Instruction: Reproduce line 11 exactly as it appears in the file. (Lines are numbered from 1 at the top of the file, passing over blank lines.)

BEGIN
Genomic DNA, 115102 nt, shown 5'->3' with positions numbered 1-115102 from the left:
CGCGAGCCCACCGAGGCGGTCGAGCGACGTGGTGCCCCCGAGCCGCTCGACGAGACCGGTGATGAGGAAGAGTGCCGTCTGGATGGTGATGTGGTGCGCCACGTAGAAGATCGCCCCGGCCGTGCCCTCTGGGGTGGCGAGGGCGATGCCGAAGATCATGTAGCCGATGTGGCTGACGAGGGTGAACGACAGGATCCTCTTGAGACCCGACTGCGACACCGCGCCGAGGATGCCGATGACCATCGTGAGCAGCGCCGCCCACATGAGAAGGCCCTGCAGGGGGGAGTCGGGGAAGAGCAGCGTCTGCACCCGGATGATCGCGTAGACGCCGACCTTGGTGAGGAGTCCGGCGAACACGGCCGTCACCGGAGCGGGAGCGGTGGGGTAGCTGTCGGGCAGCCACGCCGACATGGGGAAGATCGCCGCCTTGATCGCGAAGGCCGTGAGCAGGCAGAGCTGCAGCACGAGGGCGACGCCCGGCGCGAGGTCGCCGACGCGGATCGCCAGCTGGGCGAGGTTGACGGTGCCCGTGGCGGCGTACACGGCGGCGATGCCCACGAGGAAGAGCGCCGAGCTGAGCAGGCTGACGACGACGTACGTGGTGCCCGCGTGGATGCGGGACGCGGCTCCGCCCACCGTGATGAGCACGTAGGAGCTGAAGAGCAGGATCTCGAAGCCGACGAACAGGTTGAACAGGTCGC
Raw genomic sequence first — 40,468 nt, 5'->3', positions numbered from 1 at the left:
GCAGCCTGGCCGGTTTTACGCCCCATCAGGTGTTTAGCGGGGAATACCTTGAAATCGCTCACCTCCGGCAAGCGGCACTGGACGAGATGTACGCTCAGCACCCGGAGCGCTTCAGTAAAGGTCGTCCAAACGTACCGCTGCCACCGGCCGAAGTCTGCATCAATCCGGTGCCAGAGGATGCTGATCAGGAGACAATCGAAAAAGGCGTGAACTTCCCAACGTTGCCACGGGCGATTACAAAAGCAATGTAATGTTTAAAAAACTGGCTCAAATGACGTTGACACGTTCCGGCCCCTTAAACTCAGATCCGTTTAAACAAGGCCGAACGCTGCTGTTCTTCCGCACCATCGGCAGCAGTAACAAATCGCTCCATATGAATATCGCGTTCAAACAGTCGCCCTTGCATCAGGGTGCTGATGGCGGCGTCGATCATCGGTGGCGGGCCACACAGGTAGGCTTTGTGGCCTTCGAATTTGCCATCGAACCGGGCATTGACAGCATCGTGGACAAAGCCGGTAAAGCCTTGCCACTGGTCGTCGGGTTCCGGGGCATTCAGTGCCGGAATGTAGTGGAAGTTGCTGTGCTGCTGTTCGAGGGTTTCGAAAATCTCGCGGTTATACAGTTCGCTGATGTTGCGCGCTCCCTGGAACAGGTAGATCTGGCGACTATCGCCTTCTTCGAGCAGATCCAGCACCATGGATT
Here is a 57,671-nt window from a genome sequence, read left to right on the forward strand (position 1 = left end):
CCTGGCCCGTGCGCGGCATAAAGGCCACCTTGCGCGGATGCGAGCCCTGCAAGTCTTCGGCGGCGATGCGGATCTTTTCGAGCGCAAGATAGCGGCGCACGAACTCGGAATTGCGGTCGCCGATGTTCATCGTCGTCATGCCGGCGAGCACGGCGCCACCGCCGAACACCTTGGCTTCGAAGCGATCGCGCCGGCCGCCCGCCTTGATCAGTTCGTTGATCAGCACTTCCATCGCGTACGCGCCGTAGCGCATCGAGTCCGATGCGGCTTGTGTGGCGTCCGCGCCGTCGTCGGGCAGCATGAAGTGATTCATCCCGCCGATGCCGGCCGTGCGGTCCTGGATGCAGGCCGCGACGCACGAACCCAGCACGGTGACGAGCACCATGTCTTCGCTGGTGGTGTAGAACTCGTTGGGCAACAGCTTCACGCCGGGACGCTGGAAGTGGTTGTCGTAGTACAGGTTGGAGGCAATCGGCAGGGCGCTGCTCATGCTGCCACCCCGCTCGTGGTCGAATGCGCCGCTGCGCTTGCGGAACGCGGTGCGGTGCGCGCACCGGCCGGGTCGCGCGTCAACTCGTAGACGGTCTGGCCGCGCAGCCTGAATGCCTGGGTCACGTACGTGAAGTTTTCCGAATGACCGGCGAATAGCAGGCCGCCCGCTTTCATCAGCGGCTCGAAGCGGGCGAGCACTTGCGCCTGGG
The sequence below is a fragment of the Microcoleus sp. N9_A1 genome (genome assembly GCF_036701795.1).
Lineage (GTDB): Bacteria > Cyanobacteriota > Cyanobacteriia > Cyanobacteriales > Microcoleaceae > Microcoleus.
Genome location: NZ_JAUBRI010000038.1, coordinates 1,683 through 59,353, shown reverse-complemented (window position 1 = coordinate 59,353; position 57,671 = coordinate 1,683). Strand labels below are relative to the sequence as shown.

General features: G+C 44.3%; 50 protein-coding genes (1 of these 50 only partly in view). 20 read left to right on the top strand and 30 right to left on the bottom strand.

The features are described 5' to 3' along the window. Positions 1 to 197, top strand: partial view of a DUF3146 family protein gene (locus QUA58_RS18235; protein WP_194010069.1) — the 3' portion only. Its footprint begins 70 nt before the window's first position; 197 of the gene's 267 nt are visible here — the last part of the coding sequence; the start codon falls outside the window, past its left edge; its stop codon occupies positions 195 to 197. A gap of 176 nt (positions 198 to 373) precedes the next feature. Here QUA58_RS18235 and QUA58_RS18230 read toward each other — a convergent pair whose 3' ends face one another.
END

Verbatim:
The features are described 5' to 3' along the window. Positions 1 to 197, top strand: partial view of a DUF3146 family protein gene (locus QUA58_RS18235; protein WP_194010069.1) — the 3' portion only. Its footprint begins 70 nt before the window's first position; 197 of the gene's 267 nt are visible here — the last part of the coding sequence; the start codon falls outside the window, past its left edge; its stop codon occupies positions 195 to 197. A gap of 176 nt (positions 198 to 373) precedes the next feature. Here QUA58_RS18235 and QUA58_RS18230 read toward each other — a convergent pair whose 3' ends face one another.